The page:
In 2011, it is thought that the Russian Federal Drug Control Service discovered the prescriptions at the local pharmacy, and referred the case to the prosecutor and the court. Dr. Khorinyak was then charged under:

  • Article 234 of the Criminal Code: “Trafficking potent substances in large quantities by prior agreement with the intent to sell, an organized group”;
  • Article 327 of the Criminal Code, “Forgery of documents in order to facilitate the commission of another crime.”

The online palliative care news service, ehospice, spoke out about Dr. Khorinyak’s case. Quoting Trustees of the Worldwide Palliative Care Alliance (WPCA), the ehospice article said:

“The Worldwide Palliative Care Alliance is seriously concerned to hear about the prosecution of Dr Alevtina Petrovna Khorinyak…We fully support Dr Khorinyak in attempting to provide pain relief for patients coming to her for help. We stand in defence of her professional practice and her humane response to patients in pain.”

The article finished by urging readers to sign a petition calling for the charges against Dr. Khorinyak to be reversed. The editor of the international edition of ehospice, Kate Jackson, explained her decision to run the story saying:

“Dr Khorinyak performed her professional duty and acted with compassion towards a patient in pain. If it is outside of the laws of a country for a doctor to treat a patient to the best of their ability, then there is a need for a serious and urgent re-examination of those laws.”

Indeed, Russia’s overly restrictive laws regulating access to morphine have been the focus of on-going criticism for a number of years.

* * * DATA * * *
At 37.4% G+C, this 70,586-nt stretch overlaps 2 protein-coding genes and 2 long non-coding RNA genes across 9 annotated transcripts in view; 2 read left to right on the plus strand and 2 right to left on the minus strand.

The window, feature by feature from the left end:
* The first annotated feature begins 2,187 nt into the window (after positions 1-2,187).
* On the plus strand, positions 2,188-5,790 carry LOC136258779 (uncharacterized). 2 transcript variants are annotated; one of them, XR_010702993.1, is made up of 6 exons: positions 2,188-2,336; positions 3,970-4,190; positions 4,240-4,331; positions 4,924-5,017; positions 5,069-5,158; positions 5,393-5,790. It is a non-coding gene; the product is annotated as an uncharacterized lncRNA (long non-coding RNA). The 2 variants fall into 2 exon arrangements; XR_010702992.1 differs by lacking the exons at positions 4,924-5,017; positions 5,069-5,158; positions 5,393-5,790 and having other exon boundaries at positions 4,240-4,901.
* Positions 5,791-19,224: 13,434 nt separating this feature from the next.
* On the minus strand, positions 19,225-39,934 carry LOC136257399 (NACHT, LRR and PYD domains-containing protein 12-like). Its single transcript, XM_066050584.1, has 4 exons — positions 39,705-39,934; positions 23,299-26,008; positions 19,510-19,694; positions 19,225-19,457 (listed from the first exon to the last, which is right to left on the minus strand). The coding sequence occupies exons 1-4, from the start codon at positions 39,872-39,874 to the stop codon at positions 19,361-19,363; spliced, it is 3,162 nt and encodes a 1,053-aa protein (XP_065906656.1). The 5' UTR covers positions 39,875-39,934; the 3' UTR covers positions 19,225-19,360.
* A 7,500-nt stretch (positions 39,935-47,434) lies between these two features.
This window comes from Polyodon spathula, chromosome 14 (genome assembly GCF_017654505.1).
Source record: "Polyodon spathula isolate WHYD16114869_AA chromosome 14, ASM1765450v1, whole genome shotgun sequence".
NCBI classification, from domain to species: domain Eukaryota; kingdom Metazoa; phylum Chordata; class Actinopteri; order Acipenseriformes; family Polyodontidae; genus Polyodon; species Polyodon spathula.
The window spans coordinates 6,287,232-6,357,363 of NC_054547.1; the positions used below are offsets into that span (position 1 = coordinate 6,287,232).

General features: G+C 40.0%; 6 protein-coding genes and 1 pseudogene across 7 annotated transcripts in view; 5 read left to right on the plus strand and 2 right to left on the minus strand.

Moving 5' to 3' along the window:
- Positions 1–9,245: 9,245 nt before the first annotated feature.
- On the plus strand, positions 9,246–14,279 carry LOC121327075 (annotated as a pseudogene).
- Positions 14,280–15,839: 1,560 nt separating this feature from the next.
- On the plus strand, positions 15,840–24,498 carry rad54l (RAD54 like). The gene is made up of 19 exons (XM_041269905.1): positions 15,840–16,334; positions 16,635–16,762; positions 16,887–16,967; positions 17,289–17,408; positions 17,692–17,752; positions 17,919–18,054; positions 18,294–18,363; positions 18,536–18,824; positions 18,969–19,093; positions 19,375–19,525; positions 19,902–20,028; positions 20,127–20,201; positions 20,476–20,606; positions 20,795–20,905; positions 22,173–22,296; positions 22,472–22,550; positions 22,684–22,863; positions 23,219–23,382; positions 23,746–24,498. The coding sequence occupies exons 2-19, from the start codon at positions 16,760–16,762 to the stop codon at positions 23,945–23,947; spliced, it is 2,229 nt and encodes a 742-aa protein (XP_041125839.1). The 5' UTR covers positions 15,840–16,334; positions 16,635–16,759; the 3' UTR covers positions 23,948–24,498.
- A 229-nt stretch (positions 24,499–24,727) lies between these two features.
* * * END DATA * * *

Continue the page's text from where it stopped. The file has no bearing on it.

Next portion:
In its 2012 annual report, Human Rights Watch commented on Russia’s health policy saying:

“Although over 300,000 Russians die of cancer each year, with many facing severe pain, available palliative care services remained limited. As a result, hundreds of thousands of patients die in avoidable agony each year. In much of the country, the government does not make oral morphine available through the public healthcare system, or adequately train healthcare workers on modern pain treatment methods. Existing drug regulations are excessively restrictive and limit appropriate morphine use for pain relief.”

Indeed, the UN Special Rapporteurs on the Highest Attainable Standard of Health and on Torture, Cruel, Inhuman and Degrading Treatment have said:

“The failure to ensure access to controlled medicines for the relief of pain and suffering threatens fundamental rights to health and to protection against cruel, inhuman and degrading treatment.”

Indeed, Article 21 of the Russian constitution states that:

“The dignity of the person shall be protected by the state. No circumstance may be used as a pretext for belittling it.”

Simply put, palliative care is a human right.

In Russia though, 450,000 people are diagnosed with cancer every year resulting in more than 2.5 million people suffering from the disease. Russia not only has a clear moral obligation to support these patients but also a legal human rights responsibility as well – one that it is currently neglecting.

With the noble exception of ehospice and a handful of other professionals, few have spoken out. The Russian government is standing by while thousands needlessly suffer. When one person does speak out, she is prosecuted as a criminal.

It is time for health care professionals from around the world to stand up for Dr. Khorinyak and speak out, not only against her prosecution but also against Russia’s wider neglect of patients in need of pain relief.